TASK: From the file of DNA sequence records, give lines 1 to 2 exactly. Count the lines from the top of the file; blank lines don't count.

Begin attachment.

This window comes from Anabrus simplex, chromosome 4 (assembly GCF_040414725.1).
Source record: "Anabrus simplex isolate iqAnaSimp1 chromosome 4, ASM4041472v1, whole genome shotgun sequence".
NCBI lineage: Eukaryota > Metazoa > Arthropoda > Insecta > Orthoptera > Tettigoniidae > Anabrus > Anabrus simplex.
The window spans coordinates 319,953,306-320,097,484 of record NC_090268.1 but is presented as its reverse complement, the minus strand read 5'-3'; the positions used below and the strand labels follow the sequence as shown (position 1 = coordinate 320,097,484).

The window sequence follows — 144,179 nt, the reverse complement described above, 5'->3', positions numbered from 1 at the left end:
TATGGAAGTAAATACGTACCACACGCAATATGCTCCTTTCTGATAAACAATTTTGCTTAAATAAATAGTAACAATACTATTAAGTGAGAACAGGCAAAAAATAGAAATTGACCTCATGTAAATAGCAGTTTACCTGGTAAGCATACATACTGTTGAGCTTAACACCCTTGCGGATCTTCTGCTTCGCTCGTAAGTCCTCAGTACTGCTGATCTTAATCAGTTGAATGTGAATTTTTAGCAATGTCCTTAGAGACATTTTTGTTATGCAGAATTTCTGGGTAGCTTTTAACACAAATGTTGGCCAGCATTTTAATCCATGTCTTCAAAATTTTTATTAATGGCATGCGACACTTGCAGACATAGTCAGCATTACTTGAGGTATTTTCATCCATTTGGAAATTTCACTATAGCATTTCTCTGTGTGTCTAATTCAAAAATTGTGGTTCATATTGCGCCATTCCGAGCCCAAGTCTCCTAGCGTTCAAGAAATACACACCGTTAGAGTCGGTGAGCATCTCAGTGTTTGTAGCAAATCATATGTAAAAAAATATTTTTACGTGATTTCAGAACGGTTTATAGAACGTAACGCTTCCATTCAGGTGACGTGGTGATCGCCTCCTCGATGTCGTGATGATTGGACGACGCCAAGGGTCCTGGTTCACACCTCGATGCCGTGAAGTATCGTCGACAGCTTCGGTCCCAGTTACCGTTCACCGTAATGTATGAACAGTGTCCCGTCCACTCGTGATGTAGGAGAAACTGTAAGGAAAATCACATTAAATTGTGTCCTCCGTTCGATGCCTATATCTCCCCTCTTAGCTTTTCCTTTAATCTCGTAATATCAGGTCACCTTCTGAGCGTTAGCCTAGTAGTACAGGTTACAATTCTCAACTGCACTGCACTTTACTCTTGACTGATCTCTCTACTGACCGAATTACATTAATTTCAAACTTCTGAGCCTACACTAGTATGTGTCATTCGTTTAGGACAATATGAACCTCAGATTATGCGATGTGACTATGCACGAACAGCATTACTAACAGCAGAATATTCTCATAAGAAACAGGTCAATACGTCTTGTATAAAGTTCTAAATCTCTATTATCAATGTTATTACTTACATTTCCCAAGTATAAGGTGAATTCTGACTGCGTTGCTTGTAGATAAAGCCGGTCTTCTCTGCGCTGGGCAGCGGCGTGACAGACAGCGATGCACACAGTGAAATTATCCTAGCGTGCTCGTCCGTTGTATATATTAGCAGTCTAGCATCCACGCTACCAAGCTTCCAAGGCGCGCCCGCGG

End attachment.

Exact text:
This window comes from Anabrus simplex, chromosome 4 (assembly GCF_040414725.1).
Source record: "Anabrus simplex isolate iqAnaSimp1 chromosome 4, ASM4041472v1, whole genome shotgun sequence".